A landscape genetics approach for quantifying the relative influence of historic and contemporary habitat heterogeneity on the genetic connectivity of a rainforest bird

Pavlacky, David C., Goldizen, Anne W., Prentis, Peter J., Nicholls, James A. and Lowe, Andrew J. (2009) A landscape genetics approach for quantifying the relative influence of historic and contemporary habitat heterogeneity on the genetic connectivity of a rainforest bird. Molecular Ecology, 18 14: 2945-2960.


Author Pavlacky, David C.
Goldizen, Anne W.
Prentis, Peter J.
Nicholls, James A.
Lowe, Andrew J.
Title A landscape genetics approach for quantifying the relative influence of historic and contemporary habitat heterogeneity on the genetic connectivity of a rainforest bird
Journal name Molecular Ecology   Check publisher's open access policy
ISSN 0962-1083
1365-294X
Publication date 2009-07
Year available 2009
Sub-type Article (original research)
DOI 10.1111/j.1365-294X.2009.04226.x
Volume 18
Issue 14
Start page 2945
End page 2960
Total pages 16
Editor L. Rieseberg
Place of publication Oxford, United Kingdom
Publisher Blackwell Scientific
Collection year 2010
Language eng
Subject C1
060411 Population, Ecological and Evolutionary Genetics
970106 Expanding Knowledge in the Biological Sciences
Formatted abstract Landscape genetics is an important framework for investigating the influence of spatial pattern on ecological process. Nevertheless, the standard analytic frameworks in landscape genetics have difficulty evaluating hypotheses about spatial processes in dynamic landscapes. We use a predictive hypothesis-driven approach to quantify the relative contribution of historic and contemporary processes to genetic connectivity. By confronting genetic data with models of historic and contemporary landscapes, we identify dispersal processes operating in naturally heterogeneous and human-altered systems. We demonstrate the approach using a case study of microsatellite polymorphism and indirect estimates of gene flow for a rainforest bird, the logrunner (Orthonyx temminckii). Of particular interest was how much information in the genetic data was attributable to processes occurring in the reconstructed historic landscape and contemporary human-modified landscape. A linear mixed model was used to estimate appropriate sampling variance from nonindependent data and information-theoretic model selection provided strength of evidence for alternative hypotheses. The contemporary landscape explained slightly more information in the genetic differentiation data than the historic landscape, and there was considerable evidence for a temporal shift in dispersal pattern. In contrast, migration rates estimated from genealogical information were primarily influenced by contemporary landscape change. We discovered that landscape heterogeneity facilitated gene flow before European settlement, but contemporary deforestation is rapidly becoming the most important barrier to logrunner dispersal.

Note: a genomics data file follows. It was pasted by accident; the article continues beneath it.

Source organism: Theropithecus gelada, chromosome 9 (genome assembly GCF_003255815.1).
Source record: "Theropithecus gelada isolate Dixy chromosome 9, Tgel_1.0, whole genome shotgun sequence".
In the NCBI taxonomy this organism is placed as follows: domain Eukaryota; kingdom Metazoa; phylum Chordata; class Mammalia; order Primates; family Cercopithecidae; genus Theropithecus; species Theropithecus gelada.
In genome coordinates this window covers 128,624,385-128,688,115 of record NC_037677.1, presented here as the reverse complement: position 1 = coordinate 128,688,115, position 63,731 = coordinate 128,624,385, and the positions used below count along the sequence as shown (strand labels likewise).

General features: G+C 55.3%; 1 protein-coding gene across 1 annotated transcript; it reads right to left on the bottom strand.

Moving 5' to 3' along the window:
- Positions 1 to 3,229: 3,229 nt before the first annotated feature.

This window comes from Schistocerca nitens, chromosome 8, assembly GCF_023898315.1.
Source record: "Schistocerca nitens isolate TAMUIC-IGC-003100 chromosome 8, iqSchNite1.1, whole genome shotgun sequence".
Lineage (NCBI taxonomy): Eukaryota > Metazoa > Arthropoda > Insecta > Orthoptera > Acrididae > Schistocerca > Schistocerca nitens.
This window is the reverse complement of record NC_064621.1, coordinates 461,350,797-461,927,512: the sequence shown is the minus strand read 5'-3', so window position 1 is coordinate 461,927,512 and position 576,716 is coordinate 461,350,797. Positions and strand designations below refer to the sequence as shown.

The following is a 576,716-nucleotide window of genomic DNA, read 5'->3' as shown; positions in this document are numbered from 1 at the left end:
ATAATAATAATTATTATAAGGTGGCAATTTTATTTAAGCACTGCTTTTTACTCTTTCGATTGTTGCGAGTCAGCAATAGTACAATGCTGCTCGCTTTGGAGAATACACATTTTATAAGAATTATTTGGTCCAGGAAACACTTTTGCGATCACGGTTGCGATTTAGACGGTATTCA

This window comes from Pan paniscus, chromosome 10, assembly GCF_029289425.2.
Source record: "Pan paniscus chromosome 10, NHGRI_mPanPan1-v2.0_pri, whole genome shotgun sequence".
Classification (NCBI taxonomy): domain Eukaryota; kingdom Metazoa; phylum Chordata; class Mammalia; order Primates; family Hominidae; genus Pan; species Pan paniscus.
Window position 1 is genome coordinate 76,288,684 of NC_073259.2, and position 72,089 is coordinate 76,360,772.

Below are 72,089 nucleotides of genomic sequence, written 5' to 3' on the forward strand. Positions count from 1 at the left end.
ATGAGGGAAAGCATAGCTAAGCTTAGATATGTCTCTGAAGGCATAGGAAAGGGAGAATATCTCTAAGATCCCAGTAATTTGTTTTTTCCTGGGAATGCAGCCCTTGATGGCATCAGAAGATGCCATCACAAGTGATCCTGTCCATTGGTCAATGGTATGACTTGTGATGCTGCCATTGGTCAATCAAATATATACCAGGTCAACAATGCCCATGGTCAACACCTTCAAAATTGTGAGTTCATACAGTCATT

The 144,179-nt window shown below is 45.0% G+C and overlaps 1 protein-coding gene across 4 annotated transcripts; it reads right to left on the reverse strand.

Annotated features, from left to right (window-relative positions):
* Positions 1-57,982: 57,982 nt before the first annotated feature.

Keyword Coalescent theory
Effective dispersal
Gene flow
Habitat loss
Microsatellite DNA
Orthonyx temminckii
Q-Index Code C1
Q-Index Status Confirmed Code

Document type: Journal Article
Sub-type: Article (original research)
Collections: 2010 Higher Education Research Data Collection
School of Biological Sciences Publications
Ecology Centre Publications
 
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Created: Tue, 08 Dec 2009, 14:53:28 EST by Hayley Ware on behalf of School of Biological Sciences